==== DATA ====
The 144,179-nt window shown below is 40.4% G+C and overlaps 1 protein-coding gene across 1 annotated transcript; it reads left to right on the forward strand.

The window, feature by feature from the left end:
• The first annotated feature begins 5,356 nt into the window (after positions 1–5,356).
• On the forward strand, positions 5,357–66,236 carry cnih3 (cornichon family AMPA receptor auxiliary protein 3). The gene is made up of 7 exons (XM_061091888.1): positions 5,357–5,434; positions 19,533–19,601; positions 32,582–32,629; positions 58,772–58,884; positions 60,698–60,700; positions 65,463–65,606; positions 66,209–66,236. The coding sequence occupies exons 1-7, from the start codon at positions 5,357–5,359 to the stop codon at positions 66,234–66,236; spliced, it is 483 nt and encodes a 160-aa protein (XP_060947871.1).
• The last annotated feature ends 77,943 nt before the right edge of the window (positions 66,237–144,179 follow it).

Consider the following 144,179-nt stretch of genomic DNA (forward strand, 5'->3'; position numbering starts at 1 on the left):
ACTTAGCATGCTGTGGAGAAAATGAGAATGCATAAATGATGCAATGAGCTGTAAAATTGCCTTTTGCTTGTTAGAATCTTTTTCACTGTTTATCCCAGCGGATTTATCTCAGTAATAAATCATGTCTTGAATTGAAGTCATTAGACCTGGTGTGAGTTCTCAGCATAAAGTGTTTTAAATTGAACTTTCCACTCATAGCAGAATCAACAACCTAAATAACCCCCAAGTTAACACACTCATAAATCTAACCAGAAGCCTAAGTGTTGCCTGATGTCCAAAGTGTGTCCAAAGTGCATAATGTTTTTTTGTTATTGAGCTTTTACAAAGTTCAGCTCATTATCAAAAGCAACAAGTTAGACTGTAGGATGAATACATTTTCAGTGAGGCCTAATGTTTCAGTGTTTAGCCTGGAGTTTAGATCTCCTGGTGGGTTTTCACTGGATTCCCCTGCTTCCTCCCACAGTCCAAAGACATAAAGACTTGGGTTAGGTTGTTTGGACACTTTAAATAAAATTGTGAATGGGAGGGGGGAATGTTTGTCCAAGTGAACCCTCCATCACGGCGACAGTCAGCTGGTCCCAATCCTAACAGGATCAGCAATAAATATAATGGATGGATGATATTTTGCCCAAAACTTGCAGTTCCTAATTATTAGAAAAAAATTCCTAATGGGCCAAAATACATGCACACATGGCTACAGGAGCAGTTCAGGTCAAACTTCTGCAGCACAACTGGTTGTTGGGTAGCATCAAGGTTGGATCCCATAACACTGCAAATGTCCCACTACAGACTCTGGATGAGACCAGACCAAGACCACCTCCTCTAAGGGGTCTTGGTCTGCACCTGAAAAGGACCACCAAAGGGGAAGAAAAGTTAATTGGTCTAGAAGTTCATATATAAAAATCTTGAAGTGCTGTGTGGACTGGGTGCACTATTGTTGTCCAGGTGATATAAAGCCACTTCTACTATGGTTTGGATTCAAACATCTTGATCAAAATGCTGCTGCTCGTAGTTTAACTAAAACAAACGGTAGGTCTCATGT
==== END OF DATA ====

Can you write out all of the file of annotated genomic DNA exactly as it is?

The 144,179-nt window shown below is 40.4% G+C and overlaps 1 protein-coding gene across 1 annotated transcript; it reads left to right on the forward strand.

The window, feature by feature from the left end:
• The first annotated feature begins 5,356 nt into the window (after positions 1–5,356).
• On the forward strand, positions 5,357–66,236 carry cnih3 (cornichon family AMPA receptor auxiliary protein 3). The gene is made up of 7 exons (XM_061091888.1): positions 5,357–5,434; positions 19,533–19,601; positions 32,582–32,629; positions 58,772–58,884; positions 60,698–60,700; positions 65,463–65,606; positions 66,209–66,236. The coding sequence occupies exons 1-7, from the start codon at positions 5,357–5,359 to the stop codon at positions 66,234–66,236; spliced, it is 483 nt and encodes a 160-aa protein (XP_060947871.1).
• The last annotated feature ends 77,943 nt before the right edge of the window (positions 66,237–144,179 follow it).

Consider the following 144,179-nt stretch of genomic DNA (forward strand, 5'->3'; position numbering starts at 1 on the left):
ACTTAGCATGCTGTGGAGAAAATGAGAATGCATAAATGATGCAATGAGCTGTAAAATTGCCTTTTGCTTGTTAGAATCTTTTTCACTGTTTATCCCAGCGGATTTATCTCAGTAATAAATCATGTCTTGAATTGAAGTCATTAGACCTGGTGTGAGTTCTCAGCATAAAGTGTTTTAAATTGAACTTTCCACTCATAGCAGAATCAACAACCTAAATAACCCCCAAGTTAACACACTCATAAATCTAACCAGAAGCCTAAGTGTTGCCTGATGTCCAAAGTGTGTCCAAAGTGCATAATGTTTTTTTGTTATTGAGCTTTTACAAAGTTCAGCTCATTATCAAAAGCAACAAGTTAGACTGTAGGATGAATACATTTTCAGTGAGGCCTAATGTTTCAGTGTTTAGCCTGGAGTTTAGATCTCCTGGTGGGTTTTCACTGGATTCCCCTGCTTCCTCCCACAGTCCAAAGACATAAAGACTTGGGTTAGGTTGTTTGGACACTTTAAATAAAATTGTGAATGGGAGGGGGGAATGTTTGTCCAAGTGAACCCTCCATCACGGCGACAGTCAGCTGGTCCCAATCCTAACAGGATCAGCAATAAATATAATGGATGGATGATATTTTGCCCAAAACTTGCAGTTCCTAATTATTAGAAAAAAATTCCTAATGGGCCAAAATACATGCACACATGGCTACAGGAGCAGTTCAGGTCAAACTTCTGCAGCACAACTGGTTGTTGGGTAGCATCAAGGTTGGATCCCATAACACTGCAAATGTCCCACTACAGACTCTGGATGAGACCAGACCAAGACCACCTCCTCTAAGGGGTCTTGGTCTGCACCTGAAAAGGACCACCAAAGGGGAAGAAAAGTTAATTGGTCTAGAAGTTCATATATAAAAATCTTGAAGTGCTGTGTGGACTGGGTGCACTATTGTTGTCCAGGTGATATAAAGCCACTTCTACTATGGTTTGGATTCAAACATCTTGATCAAAATGCTGCTGCTCGTAGTTTAACTAAAACAAACGGTAGGTCTCATGT